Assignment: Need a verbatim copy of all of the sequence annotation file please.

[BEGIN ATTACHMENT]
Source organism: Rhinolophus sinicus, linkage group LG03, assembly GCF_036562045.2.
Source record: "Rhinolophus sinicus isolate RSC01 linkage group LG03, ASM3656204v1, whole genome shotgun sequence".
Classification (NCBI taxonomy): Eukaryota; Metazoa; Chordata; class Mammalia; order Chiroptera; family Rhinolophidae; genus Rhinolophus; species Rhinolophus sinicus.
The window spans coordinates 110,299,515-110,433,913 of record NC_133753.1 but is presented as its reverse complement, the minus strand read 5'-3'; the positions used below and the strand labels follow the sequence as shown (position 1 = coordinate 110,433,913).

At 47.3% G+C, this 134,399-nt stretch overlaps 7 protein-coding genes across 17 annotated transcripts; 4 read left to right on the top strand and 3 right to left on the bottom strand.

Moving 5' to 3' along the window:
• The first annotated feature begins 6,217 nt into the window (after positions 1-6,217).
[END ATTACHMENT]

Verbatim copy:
Source organism: Rhinolophus sinicus, linkage group LG03, assembly GCF_036562045.2.
Source record: "Rhinolophus sinicus isolate RSC01 linkage group LG03, ASM3656204v1, whole genome shotgun sequence".
Classification (NCBI taxonomy): Eukaryota; Metazoa; Chordata; class Mammalia; order Chiroptera; family Rhinolophidae; genus Rhinolophus; species Rhinolophus sinicus.
The window spans coordinates 110,299,515-110,433,913 of record NC_133753.1 but is presented as its reverse complement, the minus strand read 5'-3'; the positions used below and the strand labels follow the sequence as shown (position 1 = coordinate 110,433,913).

At 47.3% G+C, this 134,399-nt stretch overlaps 7 protein-coding genes across 17 annotated transcripts; 4 read left to right on the top strand and 3 right to left on the bottom strand.

Moving 5' to 3' along the window:
• The first annotated feature begins 6,217 nt into the window (after positions 1-6,217).